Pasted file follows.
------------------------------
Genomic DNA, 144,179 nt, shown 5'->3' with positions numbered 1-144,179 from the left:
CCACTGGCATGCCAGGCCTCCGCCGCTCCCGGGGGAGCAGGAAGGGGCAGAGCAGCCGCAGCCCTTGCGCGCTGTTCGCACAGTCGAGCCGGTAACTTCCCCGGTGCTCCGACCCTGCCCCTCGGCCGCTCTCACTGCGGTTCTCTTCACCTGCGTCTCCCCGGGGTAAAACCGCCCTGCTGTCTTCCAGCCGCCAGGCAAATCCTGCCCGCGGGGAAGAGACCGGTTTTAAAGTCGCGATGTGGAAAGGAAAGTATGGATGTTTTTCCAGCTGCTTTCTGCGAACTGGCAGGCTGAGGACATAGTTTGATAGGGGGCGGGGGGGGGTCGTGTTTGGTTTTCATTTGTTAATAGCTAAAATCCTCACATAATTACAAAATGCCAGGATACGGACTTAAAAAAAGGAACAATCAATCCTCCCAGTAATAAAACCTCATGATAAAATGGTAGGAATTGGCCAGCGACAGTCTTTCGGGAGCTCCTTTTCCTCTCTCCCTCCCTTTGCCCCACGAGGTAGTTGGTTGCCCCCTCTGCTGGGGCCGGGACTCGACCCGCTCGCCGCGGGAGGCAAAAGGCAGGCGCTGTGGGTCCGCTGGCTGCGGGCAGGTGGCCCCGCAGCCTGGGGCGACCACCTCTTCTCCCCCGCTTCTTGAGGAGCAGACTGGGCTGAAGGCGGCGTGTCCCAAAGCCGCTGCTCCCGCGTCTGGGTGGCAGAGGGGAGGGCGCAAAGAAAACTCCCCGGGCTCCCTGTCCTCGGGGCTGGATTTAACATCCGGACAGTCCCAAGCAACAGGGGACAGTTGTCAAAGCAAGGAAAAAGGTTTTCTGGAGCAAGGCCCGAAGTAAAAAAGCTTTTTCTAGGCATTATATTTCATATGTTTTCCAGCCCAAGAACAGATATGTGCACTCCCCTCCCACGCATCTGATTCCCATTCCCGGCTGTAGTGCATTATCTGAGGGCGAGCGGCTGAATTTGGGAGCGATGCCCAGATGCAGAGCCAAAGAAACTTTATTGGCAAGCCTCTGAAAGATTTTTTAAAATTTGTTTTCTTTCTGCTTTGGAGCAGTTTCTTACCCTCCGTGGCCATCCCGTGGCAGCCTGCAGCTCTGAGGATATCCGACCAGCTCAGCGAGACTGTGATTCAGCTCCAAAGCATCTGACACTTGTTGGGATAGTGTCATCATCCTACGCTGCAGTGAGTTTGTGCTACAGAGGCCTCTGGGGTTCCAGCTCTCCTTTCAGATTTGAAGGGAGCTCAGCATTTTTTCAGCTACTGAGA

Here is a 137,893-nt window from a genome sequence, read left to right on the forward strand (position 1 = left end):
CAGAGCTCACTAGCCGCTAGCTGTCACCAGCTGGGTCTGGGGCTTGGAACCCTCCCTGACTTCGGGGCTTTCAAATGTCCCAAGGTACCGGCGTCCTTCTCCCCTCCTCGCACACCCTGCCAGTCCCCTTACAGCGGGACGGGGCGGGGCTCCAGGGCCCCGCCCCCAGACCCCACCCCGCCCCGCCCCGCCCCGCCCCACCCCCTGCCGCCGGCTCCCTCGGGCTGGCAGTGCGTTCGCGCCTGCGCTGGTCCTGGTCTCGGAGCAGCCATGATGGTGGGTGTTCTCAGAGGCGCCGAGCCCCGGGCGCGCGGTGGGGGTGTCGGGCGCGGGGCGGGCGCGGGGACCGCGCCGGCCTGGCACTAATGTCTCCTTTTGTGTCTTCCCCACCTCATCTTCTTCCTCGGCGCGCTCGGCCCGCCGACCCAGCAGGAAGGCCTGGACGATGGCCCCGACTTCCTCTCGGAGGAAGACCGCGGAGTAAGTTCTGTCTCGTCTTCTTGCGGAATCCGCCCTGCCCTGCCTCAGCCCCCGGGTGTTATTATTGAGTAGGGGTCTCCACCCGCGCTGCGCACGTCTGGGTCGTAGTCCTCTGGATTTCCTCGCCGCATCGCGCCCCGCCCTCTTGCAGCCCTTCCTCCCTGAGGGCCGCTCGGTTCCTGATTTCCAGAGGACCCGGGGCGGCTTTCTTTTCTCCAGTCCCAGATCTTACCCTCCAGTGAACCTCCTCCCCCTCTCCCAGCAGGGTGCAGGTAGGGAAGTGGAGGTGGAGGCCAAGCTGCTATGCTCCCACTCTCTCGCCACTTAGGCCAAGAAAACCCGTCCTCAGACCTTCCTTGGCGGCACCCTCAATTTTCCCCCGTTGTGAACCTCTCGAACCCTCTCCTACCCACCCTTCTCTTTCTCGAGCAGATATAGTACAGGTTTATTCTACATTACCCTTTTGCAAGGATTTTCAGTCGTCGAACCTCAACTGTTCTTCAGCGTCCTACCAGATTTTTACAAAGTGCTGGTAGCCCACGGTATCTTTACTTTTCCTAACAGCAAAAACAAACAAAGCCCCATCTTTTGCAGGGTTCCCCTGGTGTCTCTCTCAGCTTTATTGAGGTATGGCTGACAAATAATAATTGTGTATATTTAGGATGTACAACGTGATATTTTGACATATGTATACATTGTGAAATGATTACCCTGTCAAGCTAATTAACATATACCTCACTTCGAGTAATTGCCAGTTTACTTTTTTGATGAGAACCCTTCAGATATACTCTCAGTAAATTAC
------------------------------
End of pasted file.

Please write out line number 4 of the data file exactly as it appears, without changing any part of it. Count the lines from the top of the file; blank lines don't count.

CAGAGCTCACTAGCCGCTAGCTGTCACCAGCTGGGTCTGGGGCTTGGAACCCTCCCTGACTTCGGGGCTTTCAAATGTCCCAAGGTACCGGCGTCCTTCTCCCCTCCTCGCACACCCTGCCAGTCCCCTTACAGCGGGACGGGGCGGGGCTCCAGGGCCCCGCCCCCAGACCCCACCCCGCCCCGCCCCGCCCCGCCCCACCCCCTGCCGCCGGCTCCCTCGGGCTGGCAGTGCGTTCGCGCCTGCGCTGGTCCTGGTCTCGGAGCAGCCATGATGGTGGGTGTTCTCAGAGGCGCCGAGCCCCGGGCGCGCGGTGGGGGTGTCGGGCGCGGGGCGGGCGCGGGGACCGCGCCGGCCTGGCACTAATGTCTCCTTTTGTGTCTTCCCCACCTCATCTTCTTCCTCGGCGCGCTCGGCCCGCCGACCCAGCAGGAAGGCCTGGACGATGGCCCCGACTTCCTCTCGGAGGAAGACCGCGGAGTAAGTTCTGTCTCGTCTTCTTGCGGAATCCGCCCTGCCCTGCCTCAGCCCCCGGGTGTTATTATTGAGTAGGGGTCTCCACCCGCGCTGCGCACGTCTGGGTCGTAGTCCTCTGGATTTCCTCGCCGCATCGCGCCCCGCCCTCTTGCAGCCCTTCCTCCCTGAGGGCCGCTCGGTTCCTGATTTCCAGAGGACCCGGGGCGGCTTTCTTTTCTCCAGTCCCAGATCTTACCCTCCAGTGAACCTCCTCCCCCTCTCCCAGCAGGGTGCAGGTAGGGAAGTGGAGGTGGAGGCCAAGCTGCTATGCTCCCACTCTCTCGCCACTTAGGCCAAGAAAACCCGTCCTCAGACCTTCCTTGGCGGCACCCTCAATTTTCCCCCGTTGTGAACCTCTCGAACCCTCTCCTACCCACCCTTCTCTTTCTCGAGCAGATATAGTACAGGTTTATTCTACATTACCCTTTTGCAAGGATTTTCAGTCGTCGAACCTCAACTGTTCTTCAGCGTCCTACCAGATTTTTACAAAGTGCTGGTAGCCCACGGTATCTTTACTTTTCCTAACAGCAAAAACAAACAAAGCCCCATCTTTTGCAGGGTTCCCCTGGTGTCTCTCTCAGCTTTATTGAGGTATGGCTGACAAATAATAATTGTGTATATTTAGGATGTACAACGTGATATTTTGACATATGTATACATTGTGAAATGATTACCCTGTCAAGCTAATTAACATATACCTCACTTCGAGTAATTGCCAGTTTACTTTTTTGATGAGAACCCTTCAGATATACTCTCAGTAAATTAC